Sunday, May 6, 2012

Sunday Two-fer: No Knead Bread and Son Makes Brownies (without Ketchup!)

Sunday! Graduation ceremonies attended last night, a perfect day to avoid grading that last set of finals I got on Friday afternoon. Had several things going on in the kitchen today, including making a vat of hummus starting from dried chickpeas which husband said was "too foamy." Too foamy? What the heck does that even mean? "Too much air." Too much... air? Good Lord. Next time I let him make the hummus.

First up, son sees me in the kitchen and inquires as to the state of the dessert situation. I ask him what he wants. "Brownies!" He checks with his sister. "Brownies!" Okey dokey. "Can I help?" Well, it seems it's time to teach son to make brownies. He's made cakes before (from scratch, with supervision). Plus, following a recipe will build those reading skills! I haul out the America's Test Kitchen Family Baking Book. Woohoo! A recipe for "Classic Brownies." For beginners, even! I make him read through the whole recipe. What temperature do we set the oven to?? 325. Pan? 13"x9". How can you tell it's 13"x9"?  Well, see that little designation on the pan that says 13"x9"? Yes, that one. How do we prep the pan? Greased aluminum foil sling? Forget it. That's just America's Test Kitchen fancy talk. Spritz with Pam.

Once we got the basics set up, it was on to the actual recipe. 6 oz unsweetened chocolate, melted with 12 T butter. No, you don't want to eat that (this time to my daughter). No you REALLY don't want to eat that. You really want to eat that? Go ahead. ...See, told you. Time to add the sugar. 2 1/4 cups. Measure it out. Beat it into the chocolate mixture.
Now add the four eggs. One at a time.
Now 1 T of vanilla. One tablespoon. The whole tablespoon. Yes, all the way to the top. Now mix up the dry ingredients. 5 oz cake flour. This is how the scale works. Ok, 3/4 tsp. baking powder. 1 tsp salt. Mix it up. Now fold it into the chocolate mixture.
Do you remember how to fold? You do! Mom's so proud! (sniff) Ok, let's put this sucker in the oven and bake it. How long? Yes, it's in the recipe. Keep reading. Keep reading. Yep, there it is--35 minutes.
And here is proud son, getting ready to eat the first brownie!

Ok, now onto the bread. I made this one. I've been playing around with no-knead bread--although I'm certainly no expert on this stuff yet. I've been working on modifying this loaf from the blog Nine Bean-Rows. Here's what I came up with this time:

2 cups bread flour
1/2 cup dark rye flour
1/2 cup whole wheat flour
1/2 tsp dry yeast
1 T salt
2 tsp sugar
1 cup beer (I used some Corona in our fridge)
1/3 cup water
2 tsp apple cider vinegar

Mix together the dry ingredients. Mix the liquid. Pour the liquid into the dry ingredients and mix with a spoon until well combined (I actually kneaded a little with my hand to get in the last of the flour). Place in a greased bowl. Let sit overnight (I let it sit about 12 hours). The next day, turn out of the bowl. Knead a few times, and form a ball. Put on a plate with cornmeal to keep the dough from sticking when it is baked.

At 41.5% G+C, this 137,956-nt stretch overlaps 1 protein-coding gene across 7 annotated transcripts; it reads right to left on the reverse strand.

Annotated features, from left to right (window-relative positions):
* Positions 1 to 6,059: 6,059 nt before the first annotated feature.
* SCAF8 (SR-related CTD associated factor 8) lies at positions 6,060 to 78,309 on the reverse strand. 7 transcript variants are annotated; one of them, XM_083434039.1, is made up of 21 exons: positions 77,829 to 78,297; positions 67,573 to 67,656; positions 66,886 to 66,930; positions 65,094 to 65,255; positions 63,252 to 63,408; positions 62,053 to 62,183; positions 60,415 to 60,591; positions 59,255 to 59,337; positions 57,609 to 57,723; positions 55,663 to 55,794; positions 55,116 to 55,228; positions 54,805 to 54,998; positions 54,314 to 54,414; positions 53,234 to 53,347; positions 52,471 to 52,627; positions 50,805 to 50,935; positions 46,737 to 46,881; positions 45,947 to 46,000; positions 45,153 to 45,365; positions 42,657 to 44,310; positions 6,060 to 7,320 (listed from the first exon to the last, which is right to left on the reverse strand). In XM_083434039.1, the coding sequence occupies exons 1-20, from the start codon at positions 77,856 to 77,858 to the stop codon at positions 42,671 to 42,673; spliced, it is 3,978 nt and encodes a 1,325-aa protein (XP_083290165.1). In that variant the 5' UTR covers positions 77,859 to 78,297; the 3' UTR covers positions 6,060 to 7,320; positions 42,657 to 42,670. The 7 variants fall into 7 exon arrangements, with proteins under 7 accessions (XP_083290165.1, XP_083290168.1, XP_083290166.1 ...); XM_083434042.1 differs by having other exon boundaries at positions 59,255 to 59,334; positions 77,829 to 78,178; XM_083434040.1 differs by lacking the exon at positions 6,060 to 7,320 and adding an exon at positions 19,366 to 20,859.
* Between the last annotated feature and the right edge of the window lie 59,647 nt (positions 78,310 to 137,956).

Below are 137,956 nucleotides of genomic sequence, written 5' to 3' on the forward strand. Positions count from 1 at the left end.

Let it rise for about two hours. 30 minutes before baking, preheat the oven to 450, and place a dutch oven with lid in the oven to heat. When ready to bake, slash the loaf three times and drop the loaf into the heated dutch oven, cover with lid, and place into the oven. Reduce heat to 425 and bake for 30 minutes. After 30 minutes, remove the lid, and let the loaf continue to bake for another 25 minutes, until the crust looks dark but not burnt. Let cool, slice, and eat!
Takes time, but very little work. The vinegar gives it a nice tang and the beer gives it some richness. It has a very distinctive taste. The original recipe uses only white flour, less beer and more vinegar, but I like this multi-grain bread better. Way better than the crap you get from the grocery store!



7 comments:

  1. Actually, no-knead bread looks like something I might conceivably be able to pull off. What's the advantage of cooking it in a dutch oven, though?

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  2. Most no-knead recipes have you cook it in a dutch oven. The idea is to superheat the dutch oven (some recipes have you start out by warming it up to 500 degrees) so that when you put in the bread it gets an instant extra rise from the intense heat, and the close heat helps form a good crust. If you had, say, a commercial bread oven or wood-fired brick bread oven you wouldn't need the dutch oven. The dutch oven is an inexpensive way of boosting the heat. I used a Calphalon cooking pot with a metal lid (that works just fine), but you can buy a traditional dutch oven--Lodge makes a good one.

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  3. I am totally going to make this bread this week!

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  4. But what's up with kneading no-knead bread? Does that not make it...kneaded bread?

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  5. Nah--that was just me being anal about getting all the flour in. I should have just added a little more liquid. :-)

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  6. I love the face on your boy, so proud holding those cupcakes!
    The bread looks fantastic!

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  7. Thanks, Magda! I love your site!

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